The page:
Two Kansas Republicans, taking steps to escape the shadow cast by Secretary of State Mike Pompeo’s possible U.S. Senate candidacy, are attempting to build support from national party leaders for what promises to be a crowded 2020 race.
Kansas Treasurer Jake LaTurner had official business in Washington this week: an appeal hearing in a lawsuit his office is waging against the federal government to recover an estimated $157 million in unclaimed U.S. Savings Bonds for Kansans.
He also made time to meet with officials at the National Republican Senatorial Committee (NRSC) and the state’s two current GOP senators, Jerry Moran and Pat Roberts, to discuss both the case and his race.
LaTurner’s Wednesday meeting with the NRSC came just a day after the NRSC’s chairman met with Rep. Roger Marshall, a Republican from western Kansas who is contemplating his own Senate run.
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“Mike Pompeo, his shadow is significant. He casts a big shadow over the state. And look, I want a conservative fighter in the United States Senate and Mike Pompeo checks that box,” said LaTurner, the only candidate to officially declare since Roberts’ January retirement announcement.
“He (Pompeo) can decide whenever he wants to if he wants to be a United States senator, but if we wait for that decision to be made we’re not going to have— not just me— no candidate if we wait a year from now will have the time necessary to be successful.”
In the meantime, LaTurner, who won election by double digits to a full term as treasurer in November, is crisscrossing the state to meet with voters and donors.
The Kansas Republican, who turns 31 this month, is eight years younger than the youngest current senator, Missouri Republican Josh Hawley.
“It is going to take a lot of time to work the state and raise the money necessary,” said LaTurner, who visited all 105 counties in the state in his first five months in office when he was first appointed as treasurer in 2017.
“I understand the need to get out of your office in Topeka and go see people and go talk to people and see what they care about.”
While LaTurner discussed his campaign with NRSC officials and Roberts, he stressed that his focus was a Thursday appearance at the U.S. Court of Federal Claims. Kansas and eight other states are suing to recover money from unclaimed U.S. savings bonds for the heirs of the original purchasers. Most were issued during World War Two.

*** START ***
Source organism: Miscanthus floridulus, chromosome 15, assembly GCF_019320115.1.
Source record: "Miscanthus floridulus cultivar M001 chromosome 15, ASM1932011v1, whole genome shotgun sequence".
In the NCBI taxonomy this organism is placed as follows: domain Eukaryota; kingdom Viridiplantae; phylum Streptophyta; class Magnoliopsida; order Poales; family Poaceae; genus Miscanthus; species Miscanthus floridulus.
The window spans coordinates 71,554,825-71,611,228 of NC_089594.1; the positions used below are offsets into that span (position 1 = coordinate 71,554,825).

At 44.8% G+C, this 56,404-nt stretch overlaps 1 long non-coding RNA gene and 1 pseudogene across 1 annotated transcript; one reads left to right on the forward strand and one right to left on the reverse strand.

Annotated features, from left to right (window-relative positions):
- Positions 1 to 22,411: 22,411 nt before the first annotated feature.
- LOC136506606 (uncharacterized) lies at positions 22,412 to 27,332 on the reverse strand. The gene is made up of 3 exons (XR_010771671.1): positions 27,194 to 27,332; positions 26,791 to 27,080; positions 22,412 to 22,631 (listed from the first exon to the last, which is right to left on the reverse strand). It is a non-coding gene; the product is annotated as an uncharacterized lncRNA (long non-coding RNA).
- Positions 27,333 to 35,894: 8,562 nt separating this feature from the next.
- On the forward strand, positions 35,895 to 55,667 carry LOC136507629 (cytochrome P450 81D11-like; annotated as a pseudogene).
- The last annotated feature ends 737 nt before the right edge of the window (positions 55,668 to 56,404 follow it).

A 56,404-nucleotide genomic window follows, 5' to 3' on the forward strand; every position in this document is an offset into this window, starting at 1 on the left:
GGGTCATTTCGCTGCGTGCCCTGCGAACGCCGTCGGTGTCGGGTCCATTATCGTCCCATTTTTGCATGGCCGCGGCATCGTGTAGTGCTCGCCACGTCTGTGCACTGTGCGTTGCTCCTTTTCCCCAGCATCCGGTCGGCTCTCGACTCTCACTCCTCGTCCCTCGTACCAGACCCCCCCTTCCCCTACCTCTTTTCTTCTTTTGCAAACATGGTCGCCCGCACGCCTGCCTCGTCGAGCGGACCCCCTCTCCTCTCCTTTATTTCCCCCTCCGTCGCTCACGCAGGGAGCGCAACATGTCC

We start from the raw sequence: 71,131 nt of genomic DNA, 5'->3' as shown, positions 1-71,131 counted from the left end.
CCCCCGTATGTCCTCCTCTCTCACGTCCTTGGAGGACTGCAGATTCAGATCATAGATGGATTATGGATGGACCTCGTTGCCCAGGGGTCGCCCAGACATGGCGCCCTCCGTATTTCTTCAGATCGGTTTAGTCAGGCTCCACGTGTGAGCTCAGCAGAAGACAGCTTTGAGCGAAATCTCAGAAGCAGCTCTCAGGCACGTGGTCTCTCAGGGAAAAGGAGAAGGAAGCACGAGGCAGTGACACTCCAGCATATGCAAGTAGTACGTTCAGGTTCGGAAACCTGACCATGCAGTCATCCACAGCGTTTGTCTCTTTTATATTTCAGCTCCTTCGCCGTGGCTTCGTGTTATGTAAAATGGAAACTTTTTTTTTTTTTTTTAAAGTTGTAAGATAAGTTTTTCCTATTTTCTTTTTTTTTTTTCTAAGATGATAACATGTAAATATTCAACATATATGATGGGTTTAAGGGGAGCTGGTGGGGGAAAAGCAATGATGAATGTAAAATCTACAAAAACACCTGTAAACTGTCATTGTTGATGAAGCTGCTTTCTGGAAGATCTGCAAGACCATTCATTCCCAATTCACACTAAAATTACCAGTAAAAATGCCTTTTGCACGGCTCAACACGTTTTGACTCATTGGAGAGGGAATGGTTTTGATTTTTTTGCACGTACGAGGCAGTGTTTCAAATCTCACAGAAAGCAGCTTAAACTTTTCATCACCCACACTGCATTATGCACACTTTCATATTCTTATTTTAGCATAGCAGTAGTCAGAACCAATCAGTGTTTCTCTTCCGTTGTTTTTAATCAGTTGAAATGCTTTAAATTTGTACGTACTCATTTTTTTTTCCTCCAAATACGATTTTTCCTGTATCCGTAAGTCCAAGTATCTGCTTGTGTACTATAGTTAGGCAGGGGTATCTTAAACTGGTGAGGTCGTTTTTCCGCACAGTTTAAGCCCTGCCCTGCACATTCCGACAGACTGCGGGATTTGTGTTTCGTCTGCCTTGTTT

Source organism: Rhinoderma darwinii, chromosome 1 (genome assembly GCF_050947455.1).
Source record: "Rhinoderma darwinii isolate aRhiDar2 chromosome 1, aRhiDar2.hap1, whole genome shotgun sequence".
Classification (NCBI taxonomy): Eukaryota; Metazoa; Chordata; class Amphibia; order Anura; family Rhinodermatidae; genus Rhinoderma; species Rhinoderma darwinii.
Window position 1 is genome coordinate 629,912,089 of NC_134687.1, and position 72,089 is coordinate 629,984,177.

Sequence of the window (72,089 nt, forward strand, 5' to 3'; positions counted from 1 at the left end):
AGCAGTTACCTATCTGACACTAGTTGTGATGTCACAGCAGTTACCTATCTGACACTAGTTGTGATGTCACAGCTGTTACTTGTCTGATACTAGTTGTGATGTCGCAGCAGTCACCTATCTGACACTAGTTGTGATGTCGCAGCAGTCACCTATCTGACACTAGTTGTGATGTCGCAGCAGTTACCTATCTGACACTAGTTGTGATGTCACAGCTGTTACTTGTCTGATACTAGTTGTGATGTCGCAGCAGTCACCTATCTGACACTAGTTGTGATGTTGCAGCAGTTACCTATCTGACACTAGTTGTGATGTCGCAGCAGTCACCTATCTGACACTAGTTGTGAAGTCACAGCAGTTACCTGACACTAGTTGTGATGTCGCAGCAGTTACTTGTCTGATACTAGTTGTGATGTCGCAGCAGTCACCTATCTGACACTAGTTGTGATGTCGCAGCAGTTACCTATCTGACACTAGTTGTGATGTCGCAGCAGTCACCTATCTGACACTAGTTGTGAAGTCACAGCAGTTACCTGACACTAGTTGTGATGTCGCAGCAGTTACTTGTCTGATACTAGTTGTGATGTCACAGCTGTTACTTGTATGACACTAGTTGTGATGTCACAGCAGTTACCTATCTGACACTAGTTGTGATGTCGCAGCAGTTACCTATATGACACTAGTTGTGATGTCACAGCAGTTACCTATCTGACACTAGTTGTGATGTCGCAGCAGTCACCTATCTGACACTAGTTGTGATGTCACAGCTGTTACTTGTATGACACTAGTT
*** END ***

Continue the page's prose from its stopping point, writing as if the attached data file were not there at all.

Nationally, an estimated $23 billion in bonds remain unclaimed by heirs unaware that the federal government owes them the money. If the bond was issued after 1974, a Social Security number can be used to claim it. For bonds issued prior to 1974, the bond’s serial number is required, LaTurner said.
“They’re on the hook to pay this money back. The hook is if the people don’t know they have it, you don’t have to pay it,” LaTurner said. “That’s why they’re behaving this way.”
LaTurner is the only candidate to create a campaign committee to begin raising money. But Roberts said he’s talked to six prospective GOP candidates who are laying the groundwork.
“I’ve just told all of them the water’s fine. Jump in,” Roberts.
Marshall, who represents Kansas’ 1st congressional district, would be able to transfer the money from his U.S. House campaign account to a Senate campaign if he chooses to run.
As of Dec. 31, the account had a balance of more than $600,000, which would give him an early fundraising advantage. But he’d also have to give up a safe Republican House seat to join what is likely to be a crowded GOP senatorial primary.
Marshall met Tuesday with Sen. Todd Young, the Indiana Republican who chairs the NRSC, but said he still has not made up his mind on the race.
“I remain to be in no big hurry. There are always more pieces to the puzzle, but it was very encouraging. It was great to meet with Sen. Young, who is leading up the charge over there,” Marshall said.
The NRSC did not immediately comment on the meetings with Marshall and LaTurner. Marshall said he has no timeline for the decision and remains focused on his duties as a House member.
“I’m an obstetrician. I’m used to having a baby in labor and 40 women in the office and two kids and a ball game, so it’s one more ball in the air. But my focus is on my job… If I showed you my schedule right now, it’s pretty much sun up to sundown with my duties here,” he said.